Writing in today’s Tennessean, a letter writer argues we should abolish the Electoral College. The writer explained that when we vote for president, that we are actually voting for electors who then vote for president. The letter writer opposes the Electoral College but never does explain why we have an Electoral College.
The United States is not a popular democracy but a representative democracy and a republic. The Constitution was designed to be a mixture of state-based and population-based representation. The Electoral College is part of the compromise that made adoption of the Constitution possible. It is part of the fabric that makes us a republic. Without the Electoral College system, a candidate for President could be elected President by appealing only to the interest of the largest urban areas and the rest of the country could be ignored.
The Electoral College is comprised of representatives from each state and each state gets a number of electors equal to their number of Senators and Representatives. Thus, not each person’s vote for president is equal. A vote of a person from a small state counts almost twice as much as the vote of a person from a large state. If this seems unfair, then you should surely be for abolishing the U.S. Senate and being governed just by the House of Representatives alone. In the Senate, each state gets two senators regardless of how small or how large the population of the state. In the House there is a representative for about each 734,000 people. Several states have such low population they only have one representative, yet they have two Senators. If you live in a state with low population, your Senate representation is about fifty times greater than if you live in a state with a large population. Is that fair? To my way of thinking it is because I accept that our federal government is designed to represent the interest of the people as individuals and the states that comprise the Union.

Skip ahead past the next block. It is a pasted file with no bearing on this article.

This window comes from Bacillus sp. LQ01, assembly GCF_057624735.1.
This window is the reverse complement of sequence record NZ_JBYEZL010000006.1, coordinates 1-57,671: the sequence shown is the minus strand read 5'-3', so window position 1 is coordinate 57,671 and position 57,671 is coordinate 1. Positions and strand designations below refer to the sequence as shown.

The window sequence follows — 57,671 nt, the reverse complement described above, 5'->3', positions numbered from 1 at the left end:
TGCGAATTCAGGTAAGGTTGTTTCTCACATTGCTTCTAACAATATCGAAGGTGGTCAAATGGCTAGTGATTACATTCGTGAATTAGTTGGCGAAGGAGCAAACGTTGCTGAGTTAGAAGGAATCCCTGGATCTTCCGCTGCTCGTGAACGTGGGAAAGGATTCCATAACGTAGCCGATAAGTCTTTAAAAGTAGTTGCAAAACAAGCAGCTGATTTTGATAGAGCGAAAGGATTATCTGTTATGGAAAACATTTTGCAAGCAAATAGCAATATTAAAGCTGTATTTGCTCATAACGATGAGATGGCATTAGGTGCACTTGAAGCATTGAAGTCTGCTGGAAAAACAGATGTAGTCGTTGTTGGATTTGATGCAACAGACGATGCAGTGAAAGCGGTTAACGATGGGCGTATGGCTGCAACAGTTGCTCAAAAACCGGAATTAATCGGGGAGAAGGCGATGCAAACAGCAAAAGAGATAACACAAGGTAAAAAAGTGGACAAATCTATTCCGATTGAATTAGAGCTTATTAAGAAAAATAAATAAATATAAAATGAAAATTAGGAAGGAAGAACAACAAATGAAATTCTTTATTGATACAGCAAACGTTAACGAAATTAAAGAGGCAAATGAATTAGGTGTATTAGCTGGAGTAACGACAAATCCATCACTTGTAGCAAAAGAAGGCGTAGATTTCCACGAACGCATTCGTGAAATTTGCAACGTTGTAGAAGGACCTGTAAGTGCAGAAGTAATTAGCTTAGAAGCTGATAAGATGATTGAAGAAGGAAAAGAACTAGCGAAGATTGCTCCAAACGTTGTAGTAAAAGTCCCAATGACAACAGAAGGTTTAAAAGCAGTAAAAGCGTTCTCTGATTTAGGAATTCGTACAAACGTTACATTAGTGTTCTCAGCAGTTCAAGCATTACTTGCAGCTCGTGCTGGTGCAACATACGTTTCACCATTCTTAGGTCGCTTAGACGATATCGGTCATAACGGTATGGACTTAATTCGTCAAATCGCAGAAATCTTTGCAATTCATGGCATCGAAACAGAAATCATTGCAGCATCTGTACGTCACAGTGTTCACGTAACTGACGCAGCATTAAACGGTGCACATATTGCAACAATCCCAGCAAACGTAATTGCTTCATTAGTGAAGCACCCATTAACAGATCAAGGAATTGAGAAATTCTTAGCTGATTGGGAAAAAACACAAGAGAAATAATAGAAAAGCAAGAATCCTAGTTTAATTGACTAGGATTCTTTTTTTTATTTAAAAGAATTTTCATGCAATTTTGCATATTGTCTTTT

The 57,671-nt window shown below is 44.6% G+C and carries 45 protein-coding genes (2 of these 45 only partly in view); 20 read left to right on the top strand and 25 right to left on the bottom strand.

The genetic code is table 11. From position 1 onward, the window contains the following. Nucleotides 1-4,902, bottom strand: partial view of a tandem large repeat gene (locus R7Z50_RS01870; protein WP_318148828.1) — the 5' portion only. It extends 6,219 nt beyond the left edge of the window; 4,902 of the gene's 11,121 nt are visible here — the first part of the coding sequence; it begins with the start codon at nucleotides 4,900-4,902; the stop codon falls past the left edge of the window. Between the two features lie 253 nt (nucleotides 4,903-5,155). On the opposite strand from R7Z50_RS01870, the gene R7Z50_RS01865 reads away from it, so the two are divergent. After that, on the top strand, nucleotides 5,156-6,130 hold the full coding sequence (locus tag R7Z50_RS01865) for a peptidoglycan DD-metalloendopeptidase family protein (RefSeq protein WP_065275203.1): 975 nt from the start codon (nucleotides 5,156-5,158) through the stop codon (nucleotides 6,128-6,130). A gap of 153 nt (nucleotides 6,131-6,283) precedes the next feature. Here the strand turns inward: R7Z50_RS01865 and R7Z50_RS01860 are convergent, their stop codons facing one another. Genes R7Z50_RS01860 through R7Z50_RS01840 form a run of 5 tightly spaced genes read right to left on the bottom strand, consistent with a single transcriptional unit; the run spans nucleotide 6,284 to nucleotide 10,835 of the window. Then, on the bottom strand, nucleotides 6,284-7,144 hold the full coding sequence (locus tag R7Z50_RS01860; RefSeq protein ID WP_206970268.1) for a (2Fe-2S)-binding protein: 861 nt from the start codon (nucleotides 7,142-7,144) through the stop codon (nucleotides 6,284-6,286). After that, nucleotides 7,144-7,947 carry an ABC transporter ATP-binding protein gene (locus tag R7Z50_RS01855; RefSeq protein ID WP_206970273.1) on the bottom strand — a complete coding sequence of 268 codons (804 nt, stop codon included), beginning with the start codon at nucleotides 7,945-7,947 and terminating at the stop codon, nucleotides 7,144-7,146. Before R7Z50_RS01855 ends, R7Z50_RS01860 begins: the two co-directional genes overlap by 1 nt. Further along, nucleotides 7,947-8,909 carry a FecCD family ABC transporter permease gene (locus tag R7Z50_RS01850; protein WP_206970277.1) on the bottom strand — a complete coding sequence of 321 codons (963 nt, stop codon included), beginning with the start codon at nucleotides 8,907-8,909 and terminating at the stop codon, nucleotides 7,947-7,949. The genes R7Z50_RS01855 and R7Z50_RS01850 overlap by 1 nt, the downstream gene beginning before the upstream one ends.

As a less philosophical reason but a more practical reason for supporting the Electoral College, consider what would have happened without the Electoral College during the ballot recount of 2010 in the contest between Gore and Bush? If the president were elected by a popular vote, then every vote cast anywhere in the country would have been equal to any other vote in the country and every vote cast anywhere would have had to have the same scrutiny as the votes cast in Florida. Think what a job and nightmare that would have been.